This Sunday, April 24, marks 100 years since the Easter Rising in Ireland, when a group of armed rebels seized control of Dublin and declared Ireland a nation in control of its own destiny. It’s fortuitous then, that this Sunday also marks census day 2016, when the people of Ireland once again declare who they are, albeit this time by ticking through 25 boxes.
The information gathered by the Central Statistics Office (C.S.O.) will go to the heart of public policy making and in particular, the question of religion will be closely watched. In the 2011 census, just over 84 percent of people—3.86 million—defined themselves as Roman Catholic, a slight decrease on the 87 percent who did so five years earlier.
The biggest increase was in people describing themselves as Orthodox, while Islam was found to be the biggest non-Christian faith, with 49,200 people. Perhaps the most interesting shift in the last census was the 44 percent increase in the number of people opting to tick the "no religion" box, making them the second largest group in the state, with just under 270,000 people.
While hardly surprising, the increase has put renewed focus on the close relationship between church and state in Ireland, particularly in healthcare and education. Around 90 percent of Irish schools are under Catholic patronage, and a baptism certification is still necessary to secure a place in many publicly funded schools. Recently, the Archbishop of Dublin criticized both parents and priests for the practice of baptizing children to gain entry to schools, and calling for a better judgement method. The practice raises real concerns about equal access for Ireland’s increasingly diverse population.
Significant steps have been made to divest patronage from the church to local parent groups, and the C.S.O. says the 2016 census data will be essential to determine where Ireland’s education system goes from here. It’s for this reason that the C.S.O. came out with very specific guidelines for answering the question of religion this year: answer with what you believe, not what you were brought up with. The guidelines makes sense in a country where the line between church, state and belief is often blurred.
But there was another reason why the guidelines were issued. The recession in Ireland stripped many public bodies of funding for research, and the C.S.O.’s cumbersome public consultation process to create new questions became one casualty. The only new addition is in the category of marital status, to reflect Ireland’s landmark referendum last year to legalize same-sex civil partnership. So on the question of religion, the C.S.O. are stuck with the same format that caused controversy in 2011: “What is your religion?” A list of the five most popular former responses follows, a space to write in a religion if it is not listed and an option for “no religion."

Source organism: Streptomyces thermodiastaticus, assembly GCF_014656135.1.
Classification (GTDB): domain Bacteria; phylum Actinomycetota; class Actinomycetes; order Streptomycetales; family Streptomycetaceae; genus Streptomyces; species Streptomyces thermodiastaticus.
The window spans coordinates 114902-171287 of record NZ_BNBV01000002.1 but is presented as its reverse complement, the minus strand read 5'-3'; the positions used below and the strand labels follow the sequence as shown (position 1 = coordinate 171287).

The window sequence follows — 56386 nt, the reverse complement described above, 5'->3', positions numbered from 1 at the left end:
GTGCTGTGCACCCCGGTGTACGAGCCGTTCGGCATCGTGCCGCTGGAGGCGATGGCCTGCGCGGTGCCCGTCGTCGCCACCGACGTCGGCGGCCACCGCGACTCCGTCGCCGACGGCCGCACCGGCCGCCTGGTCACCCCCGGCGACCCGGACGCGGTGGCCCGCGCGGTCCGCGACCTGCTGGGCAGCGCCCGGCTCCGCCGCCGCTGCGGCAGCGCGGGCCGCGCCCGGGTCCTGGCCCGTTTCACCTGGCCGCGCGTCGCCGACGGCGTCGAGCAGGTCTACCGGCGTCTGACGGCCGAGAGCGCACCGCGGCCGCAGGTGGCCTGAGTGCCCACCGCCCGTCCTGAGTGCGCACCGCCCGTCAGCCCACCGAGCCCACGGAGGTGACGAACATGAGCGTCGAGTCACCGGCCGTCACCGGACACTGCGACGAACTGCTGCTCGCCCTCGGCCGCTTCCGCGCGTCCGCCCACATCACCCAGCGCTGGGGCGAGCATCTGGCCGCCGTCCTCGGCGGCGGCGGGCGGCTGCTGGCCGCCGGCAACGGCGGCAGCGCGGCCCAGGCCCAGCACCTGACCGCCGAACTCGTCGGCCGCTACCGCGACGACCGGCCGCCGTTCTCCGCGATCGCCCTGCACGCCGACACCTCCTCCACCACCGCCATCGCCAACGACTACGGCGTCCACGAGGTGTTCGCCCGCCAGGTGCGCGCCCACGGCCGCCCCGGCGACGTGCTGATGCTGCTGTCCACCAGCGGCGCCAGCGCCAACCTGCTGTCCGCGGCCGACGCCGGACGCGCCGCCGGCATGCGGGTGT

Critics have said that the wording of the question assumes the respondent has a religion and, by putting Roman Catholic as the first possible answer, holds bias in favor Catholicism. A number of campaigns have been created including #timetotickNO, an effort to encourage people to tick "no religion" on census day. The group see the census as an opportunity to decouple the church and state and have launched a social media campaign around the "no religion" box. One wonders how it would go down if Ireland’s Catholic or Muslim population took up a similar campaign.
The C.S.O. has made few predictions, although there are some things they are almost certain of. Despite the mass emigration post-2008, Ireland’s population is increasing. It is also aging, with the average age expected to rise from 36 in the 2011 results. On the question of Ireland’s faith, the results are far less certain, but what is clear is that the census this year will measure belief over religion. And while religion may be public, open to be fought over in public policy and hashtags, belief is still personal.
Rhona Tarrantis America's Irish correspondent.